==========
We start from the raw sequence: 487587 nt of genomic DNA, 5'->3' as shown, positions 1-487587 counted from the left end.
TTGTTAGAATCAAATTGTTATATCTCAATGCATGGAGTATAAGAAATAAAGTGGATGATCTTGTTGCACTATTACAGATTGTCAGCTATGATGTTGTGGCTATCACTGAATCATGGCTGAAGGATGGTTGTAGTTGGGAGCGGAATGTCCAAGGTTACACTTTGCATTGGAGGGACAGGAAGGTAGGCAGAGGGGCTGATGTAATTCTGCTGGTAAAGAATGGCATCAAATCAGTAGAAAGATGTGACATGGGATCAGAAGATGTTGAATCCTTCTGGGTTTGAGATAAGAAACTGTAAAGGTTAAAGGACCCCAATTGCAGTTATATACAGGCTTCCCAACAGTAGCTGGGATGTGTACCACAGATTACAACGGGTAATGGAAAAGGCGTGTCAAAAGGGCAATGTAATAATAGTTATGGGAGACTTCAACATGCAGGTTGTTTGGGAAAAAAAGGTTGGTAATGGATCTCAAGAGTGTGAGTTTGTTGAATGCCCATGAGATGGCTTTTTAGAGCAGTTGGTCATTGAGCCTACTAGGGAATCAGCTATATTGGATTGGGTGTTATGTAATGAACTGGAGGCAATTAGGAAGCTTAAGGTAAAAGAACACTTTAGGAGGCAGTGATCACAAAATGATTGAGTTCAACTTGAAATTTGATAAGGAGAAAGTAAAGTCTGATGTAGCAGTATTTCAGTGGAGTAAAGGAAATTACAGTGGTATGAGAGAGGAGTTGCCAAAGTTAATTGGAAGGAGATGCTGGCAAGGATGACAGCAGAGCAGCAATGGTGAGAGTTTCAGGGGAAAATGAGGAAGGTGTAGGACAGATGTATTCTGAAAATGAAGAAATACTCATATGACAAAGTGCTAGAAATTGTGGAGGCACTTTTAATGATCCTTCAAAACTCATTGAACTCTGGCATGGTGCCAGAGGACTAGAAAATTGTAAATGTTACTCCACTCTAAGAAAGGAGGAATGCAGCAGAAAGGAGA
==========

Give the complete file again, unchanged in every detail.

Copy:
We start from the raw sequence: 487587 nt of genomic DNA, 5'->3' as shown, positions 1-487587 counted from the left end.
TTGTTAGAATCAAATTGTTATATCTCAATGCATGGAGTATAAGAAATAAAGTGGATGATCTTGTTGCACTATTACAGATTGTCAGCTATGATGTTGTGGCTATCACTGAATCATGGCTGAAGGATGGTTGTAGTTGGGAGCGGAATGTCCAAGGTTACACTTTGCATTGGAGGGACAGGAAGGTAGGCAGAGGGGCTGATGTAATTCTGCTGGTAAAGAATGGCATCAAATCAGTAGAAAGATGTGACATGGGATCAGAAGATGTTGAATCCTTCTGGGTTTGAGATAAGAAACTGTAAAGGTTAAAGGACCCCAATTGCAGTTATATACAGGCTTCCCAACAGTAGCTGGGATGTGTACCACAGATTACAACGGGTAATGGAAAAGGCGTGTCAAAAGGGCAATGTAATAATAGTTATGGGAGACTTCAACATGCAGGTTGTTTGGGAAAAAAAGGTTGGTAATGGATCTCAAGAGTGTGAGTTTGTTGAATGCCCATGAGATGGCTTTTTAGAGCAGTTGGTCATTGAGCCTACTAGGGAATCAGCTATATTGGATTGGGTGTTATGTAATGAACTGGAGGCAATTAGGAAGCTTAAGGTAAAAGAACACTTTAGGAGGCAGTGATCACAAAATGATTGAGTTCAACTTGAAATTTGATAAGGAGAAAGTAAAGTCTGATGTAGCAGTATTTCAGTGGAGTAAAGGAAATTACAGTGGTATGAGAGAGGAGTTGCCAAAGTTAATTGGAAGGAGATGCTGGCAAGGATGACAGCAGAGCAGCAATGGTGAGAGTTTCAGGGGAAAATGAGGAAGGTGTAGGACAGATGTATTCTGAAAATGAAGAAATACTCATATGACAAAGTGCTAGAAATTGTGGAGGCACTTTTAATGATCCTTCAAAACTCATTGAACTCTGGCATGGTGCCAGAGGACTAGAAAATTGTAAATGTTACTCCACTCTAAGAAAGGAGGAATGCAGCAGAAAGGAGA